For a man who had never had more than $20 to his name at one time Jumbo felt rich. However, his bragging and drinking involved him in an increasing number of barroom brawls. His sudden wealth and high-living generated bad-blood among some of the other river men.One night at a dance that ill feeling reached its height.
On the night of November 23, 1909, Jumbo and his brothers attended the dance at the house of Jack Pate on McDowell Street near the Wabash River. A lively crowd filled Jack’s house, including many of the young people from the area. As usual for these riverfront dances, the crowd was drinking and grew rowdy or by the hour. Jumbo renewed his long simmering argument with Frank Pate, Jack’s nephew. At one point they exchanged heated threats.
About 11 o’clock Frank stomped out of Frank’s house muttering he’d kill Jumbo. He went home to get a gun but his mother wouldn’t let him have it. Undeterred Frank drove his buggy to a friend’s house and borrowed a shotgun. Heading back to the dance with the gun Frank encountered another friend who tried to reason with him. At that moment Jumbo came around Pate’s house with a pistol and walked toward Frank’s buggy. Frank stood up, put the shotgun to his shoulder and pointed it at Jumbo. Jumbo yelled “put your hands up” and fired his pistol. One of Jumbo’s shots hit Frank in the chest and he tumbled out of the buggy. They carried Frank into his Uncle’s house where he died minutes later.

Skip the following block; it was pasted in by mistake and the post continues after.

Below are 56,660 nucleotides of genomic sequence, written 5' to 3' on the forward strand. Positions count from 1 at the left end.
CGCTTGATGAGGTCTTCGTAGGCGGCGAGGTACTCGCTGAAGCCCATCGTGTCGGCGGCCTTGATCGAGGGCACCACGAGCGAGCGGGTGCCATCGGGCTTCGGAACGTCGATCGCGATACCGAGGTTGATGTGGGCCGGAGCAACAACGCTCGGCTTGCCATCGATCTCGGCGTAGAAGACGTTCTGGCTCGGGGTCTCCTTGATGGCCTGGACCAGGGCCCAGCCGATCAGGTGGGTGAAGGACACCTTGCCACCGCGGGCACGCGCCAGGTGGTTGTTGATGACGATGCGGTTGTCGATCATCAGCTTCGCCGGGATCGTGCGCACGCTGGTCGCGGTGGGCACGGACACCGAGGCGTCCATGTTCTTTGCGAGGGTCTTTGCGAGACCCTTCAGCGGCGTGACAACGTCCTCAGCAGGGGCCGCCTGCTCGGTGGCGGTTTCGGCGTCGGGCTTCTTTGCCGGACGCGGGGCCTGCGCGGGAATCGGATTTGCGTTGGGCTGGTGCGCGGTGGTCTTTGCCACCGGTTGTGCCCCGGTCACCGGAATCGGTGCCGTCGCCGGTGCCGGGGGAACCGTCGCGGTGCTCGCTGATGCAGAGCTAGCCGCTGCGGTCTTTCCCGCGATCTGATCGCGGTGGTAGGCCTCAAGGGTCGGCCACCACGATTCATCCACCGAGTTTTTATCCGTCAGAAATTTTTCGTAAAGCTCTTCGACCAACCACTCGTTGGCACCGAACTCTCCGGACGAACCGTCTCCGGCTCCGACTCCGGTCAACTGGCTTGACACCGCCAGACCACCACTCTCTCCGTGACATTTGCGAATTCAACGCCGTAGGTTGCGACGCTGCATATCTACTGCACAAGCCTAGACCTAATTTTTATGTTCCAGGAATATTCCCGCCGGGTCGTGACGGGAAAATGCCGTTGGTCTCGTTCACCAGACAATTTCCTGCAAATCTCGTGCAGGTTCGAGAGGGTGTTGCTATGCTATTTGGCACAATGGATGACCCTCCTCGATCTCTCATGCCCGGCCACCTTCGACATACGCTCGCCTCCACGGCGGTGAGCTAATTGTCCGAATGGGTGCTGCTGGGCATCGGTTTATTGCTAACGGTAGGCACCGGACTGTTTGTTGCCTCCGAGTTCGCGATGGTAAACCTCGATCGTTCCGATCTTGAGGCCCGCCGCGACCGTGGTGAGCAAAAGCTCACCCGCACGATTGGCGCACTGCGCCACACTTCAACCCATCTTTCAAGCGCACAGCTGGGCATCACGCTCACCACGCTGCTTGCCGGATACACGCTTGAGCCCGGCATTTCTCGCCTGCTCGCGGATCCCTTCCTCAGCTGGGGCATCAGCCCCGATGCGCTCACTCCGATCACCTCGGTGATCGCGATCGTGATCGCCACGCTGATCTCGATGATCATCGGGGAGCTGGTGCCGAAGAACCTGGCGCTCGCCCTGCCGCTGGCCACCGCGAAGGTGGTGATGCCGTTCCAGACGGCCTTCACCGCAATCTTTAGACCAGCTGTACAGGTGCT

The police arrested Jumbo and the court convicted him of manslaughter. He was sentenced to 14 years in Menard State Prison at Chester Illinois. All the wealth the pearl had brought to the Adams’ family went to pay for Jumbo’s defense.
Dr Pepper sold the pearl to Louis Wilson, a New York jewelry buyer for $1200, who sold it to Tiffany’s for $2500. A Paris firm paid $3000 for it. Just then the British royal family was preparing for the coronation. Queen Mary’s pearl necklace was to be doubled in length and value. London was searched for matching pearls but one thing was missing, a jewel fit for the center of such a priceless necklace. A special envoy was sent to Paris, and he returned with Jumbo Adams’ pearl.
Pearls and superstitions seem to go together. Somewhat later Anne, now the Queen, became convinced that the pearl was dying – losing its luster – and tracing back its history she was horrified to learn that it was stained with blood. So as the story goes, she determined to do all she could to remove that stain.
HISTORICAL SOCIETY TO FEATURE PROGRAM ON
LAWRENCE COUNTY VETERANS OF WAR OF 1812
Barbara Ross, of Crawford County, will be the guest speaker at the meeting of the Lawrence County Historical Society on Monday, January 25, 7:00 p.m. at the Lawrenceville museum. Her program topic will be: Lawrence County veterans from the War of 1812.
Ms. Ross has been well noted genealogist in southeastern Illinois for more than 30 years. In 2011 she began her work of identifying all War of 1812 veterans buried in Crawford and Lawrence Counties, and much of her research was used by the State of Illinois to complete its soldier project in commensuration on of the war’s bicentennial.
The program is free and the public is invited.